-ab 1 sends out sample rays over the hemisphere to gather indirect
contributions. Is this other than what you would expect?

Perhaps it's me being extremely blond about the meaning of "-i" vs "-I".

Consider a scene with a sky and a plane just below z=0.
I am now looking down from z=1 onto the plane and get:

$ echo "0 0 1 0 0 -1" | rtrace -h -i -ab 0 scene.oct
2.541776e+01 2.541776e+01 2.541776e+01

$ echo "0 0 1 0 0 -1" | rtrace -h -i -ab 1 scene.oct
7.457800e+01 7.457800e+01 7.457800e+01

$ echo "0 0 1 0 0 -1" | rtrace -h -I -ab 0 scene.oct
0.000000e+00 0.000000e+00 0.000000e+00

$ echo "0 0 1 0 0 -1" | rtrace -h -I -ab 1 scene.oct
2.033156e+01 2.033156e+01 2.033156e+01

Why do I get different values for "-i" for "-ab 0" and "-ab 1"?
There is nothing in the scene to bounce light off.

And why do I get "0 0 0" for "-ab 0" when i use "-I" but not
when I use "-i". For "-ab 0" I would have expected both of them
to be zero.

Thomas

···

On Fri, Jul 17, 2009 at 7:02 AM, Greg Ward<[email protected]> wrote:

Hi Thomas,

From: Thomas Bleicher <[email protected]>
Date: July 17, 2009 12:05:19 AM PDT

Hi Greg. Still awake or are you traveling again?

Slept, thanks.

I'm not sure what you mean, though, about the -I option changing the effect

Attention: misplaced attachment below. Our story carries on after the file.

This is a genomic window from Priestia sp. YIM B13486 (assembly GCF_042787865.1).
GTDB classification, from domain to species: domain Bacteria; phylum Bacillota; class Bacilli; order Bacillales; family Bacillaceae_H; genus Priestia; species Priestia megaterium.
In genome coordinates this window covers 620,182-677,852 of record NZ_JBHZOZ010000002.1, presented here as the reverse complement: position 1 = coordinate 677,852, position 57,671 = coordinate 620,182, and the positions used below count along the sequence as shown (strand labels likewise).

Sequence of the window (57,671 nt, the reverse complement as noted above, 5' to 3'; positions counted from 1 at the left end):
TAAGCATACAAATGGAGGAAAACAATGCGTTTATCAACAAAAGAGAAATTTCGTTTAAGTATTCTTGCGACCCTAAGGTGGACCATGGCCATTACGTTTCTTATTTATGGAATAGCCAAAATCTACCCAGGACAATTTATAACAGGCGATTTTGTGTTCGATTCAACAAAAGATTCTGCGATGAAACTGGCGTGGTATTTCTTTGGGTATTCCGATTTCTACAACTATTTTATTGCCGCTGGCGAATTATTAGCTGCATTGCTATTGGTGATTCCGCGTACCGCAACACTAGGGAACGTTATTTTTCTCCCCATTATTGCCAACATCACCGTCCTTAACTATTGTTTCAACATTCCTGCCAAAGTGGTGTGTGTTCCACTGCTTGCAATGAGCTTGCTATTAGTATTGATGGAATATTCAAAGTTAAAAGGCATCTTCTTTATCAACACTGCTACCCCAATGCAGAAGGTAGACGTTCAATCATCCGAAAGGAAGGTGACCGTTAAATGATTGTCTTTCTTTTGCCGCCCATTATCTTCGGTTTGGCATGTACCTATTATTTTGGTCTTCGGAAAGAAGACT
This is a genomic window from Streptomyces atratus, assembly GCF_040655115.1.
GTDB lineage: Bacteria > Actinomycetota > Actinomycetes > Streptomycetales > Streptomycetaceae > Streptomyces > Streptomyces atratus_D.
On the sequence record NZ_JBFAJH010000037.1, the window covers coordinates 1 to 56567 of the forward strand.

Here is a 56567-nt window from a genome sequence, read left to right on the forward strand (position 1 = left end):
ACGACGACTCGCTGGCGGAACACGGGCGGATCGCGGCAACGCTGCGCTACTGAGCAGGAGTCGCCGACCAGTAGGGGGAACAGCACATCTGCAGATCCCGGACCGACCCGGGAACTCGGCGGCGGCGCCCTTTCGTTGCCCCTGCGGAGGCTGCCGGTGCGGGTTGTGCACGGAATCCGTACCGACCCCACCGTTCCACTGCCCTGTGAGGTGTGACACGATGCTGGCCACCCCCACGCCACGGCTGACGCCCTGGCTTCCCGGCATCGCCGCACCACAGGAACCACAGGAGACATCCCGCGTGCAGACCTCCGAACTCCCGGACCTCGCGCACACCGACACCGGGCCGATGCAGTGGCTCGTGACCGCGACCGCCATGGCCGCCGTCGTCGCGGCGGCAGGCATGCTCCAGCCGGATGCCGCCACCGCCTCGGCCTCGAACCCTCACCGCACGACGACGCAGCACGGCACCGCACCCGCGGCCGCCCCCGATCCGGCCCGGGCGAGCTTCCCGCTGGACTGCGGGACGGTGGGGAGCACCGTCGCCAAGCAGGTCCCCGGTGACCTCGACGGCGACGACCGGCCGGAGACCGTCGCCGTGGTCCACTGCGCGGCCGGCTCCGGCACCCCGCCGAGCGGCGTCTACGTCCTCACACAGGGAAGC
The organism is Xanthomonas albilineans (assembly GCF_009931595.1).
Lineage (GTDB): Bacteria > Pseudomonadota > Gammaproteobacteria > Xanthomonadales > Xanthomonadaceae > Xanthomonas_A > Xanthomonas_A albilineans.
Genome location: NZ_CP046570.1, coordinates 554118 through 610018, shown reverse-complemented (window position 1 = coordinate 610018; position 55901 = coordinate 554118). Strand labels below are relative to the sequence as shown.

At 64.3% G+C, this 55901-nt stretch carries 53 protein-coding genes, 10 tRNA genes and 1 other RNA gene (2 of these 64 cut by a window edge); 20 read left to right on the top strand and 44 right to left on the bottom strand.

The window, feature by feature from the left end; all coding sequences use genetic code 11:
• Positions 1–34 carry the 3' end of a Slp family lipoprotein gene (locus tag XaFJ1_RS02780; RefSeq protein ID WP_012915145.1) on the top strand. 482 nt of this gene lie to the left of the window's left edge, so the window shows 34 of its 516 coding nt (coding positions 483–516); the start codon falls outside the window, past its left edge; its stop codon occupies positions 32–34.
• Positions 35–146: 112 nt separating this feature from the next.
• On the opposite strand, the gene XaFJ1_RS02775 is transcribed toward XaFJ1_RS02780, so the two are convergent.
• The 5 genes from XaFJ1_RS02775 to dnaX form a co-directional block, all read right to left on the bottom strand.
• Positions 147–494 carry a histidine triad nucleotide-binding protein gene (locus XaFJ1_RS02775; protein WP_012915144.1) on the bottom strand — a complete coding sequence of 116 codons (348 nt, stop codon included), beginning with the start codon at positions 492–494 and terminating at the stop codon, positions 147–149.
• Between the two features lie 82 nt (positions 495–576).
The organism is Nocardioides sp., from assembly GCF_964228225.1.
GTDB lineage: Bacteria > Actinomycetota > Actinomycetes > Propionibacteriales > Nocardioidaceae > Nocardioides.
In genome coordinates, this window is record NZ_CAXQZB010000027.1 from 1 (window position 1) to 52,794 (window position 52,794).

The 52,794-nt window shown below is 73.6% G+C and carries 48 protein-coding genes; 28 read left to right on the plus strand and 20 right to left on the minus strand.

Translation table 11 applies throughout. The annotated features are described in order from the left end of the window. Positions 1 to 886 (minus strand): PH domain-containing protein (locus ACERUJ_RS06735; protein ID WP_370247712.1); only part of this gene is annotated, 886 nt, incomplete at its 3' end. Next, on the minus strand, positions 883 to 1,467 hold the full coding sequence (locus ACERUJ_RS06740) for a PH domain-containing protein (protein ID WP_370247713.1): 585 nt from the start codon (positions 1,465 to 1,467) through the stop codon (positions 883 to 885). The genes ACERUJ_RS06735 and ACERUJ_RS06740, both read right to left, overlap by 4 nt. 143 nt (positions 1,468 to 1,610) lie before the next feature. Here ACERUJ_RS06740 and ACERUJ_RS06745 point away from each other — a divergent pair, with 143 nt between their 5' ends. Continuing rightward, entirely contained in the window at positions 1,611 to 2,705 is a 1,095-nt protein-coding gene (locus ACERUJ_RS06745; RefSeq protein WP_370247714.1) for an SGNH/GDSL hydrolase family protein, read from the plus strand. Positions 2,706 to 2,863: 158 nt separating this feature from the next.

of -ab. I suppose it depends on how you think about it. With -ab set to 0,
only direct illumination arriving at that position is considered. Setting
-ab 1 sends out sample rays over the hemisphere to gather indirect
contributions. Is this other than what you would expect?

Perhaps it's me being extremely blond about the meaning of "-i" vs "-I".

Consider a scene with a sky and a plane just below z=0.
I am now looking down from z=1 onto the plane and get:

$ echo "0 0 1 0 0 -1" | rtrace -h -i -ab 0 scene.oct
2.541776e+01 2.541776e+01 2.541776e+01

$ echo "0 0 1 0 0 -1" | rtrace -h -i -ab 1 scene.oct
7.457800e+01 7.457800e+01 7.457800e+01

$ echo "0 0 1 0 0 -1" | rtrace -h -I -ab 0 scene.oct
0.000000e+00 0.000000e+00 0.000000e+00

$ echo "0 0 1 0 0 -1" | rtrace -h -I -ab 1 scene.oct
2.033156e+01 2.033156e+01 2.033156e+01

Why do I get different values for "-i" for "-ab 0" and "-ab 1"?
There is nothing in the scene to bounce light off.

The sky dome and the distant ground for a standard sky description are considered as part of the "indirect" calculation, so you only get those contributions with -ab 1 (or higher).

And why do I get "0 0 0" for "-ab 0" when i use "-I" but not
when I use "-i". For "-ab 0" I would have expected both of them
to be zero.

I'm guessing this is because your sun is above the horizon and your -I usage has the normal facing the ground. Using -i, a ray is sent that hits the ground then looks skyward, where it sees the sun again. The sun doesn't need -ab 1 to contribute.

Does this make sense, yet?

-Greg

···

On Fri, Jul 17, 2009 at 7:02 AM, Greg Ward<[email protected]> wrote: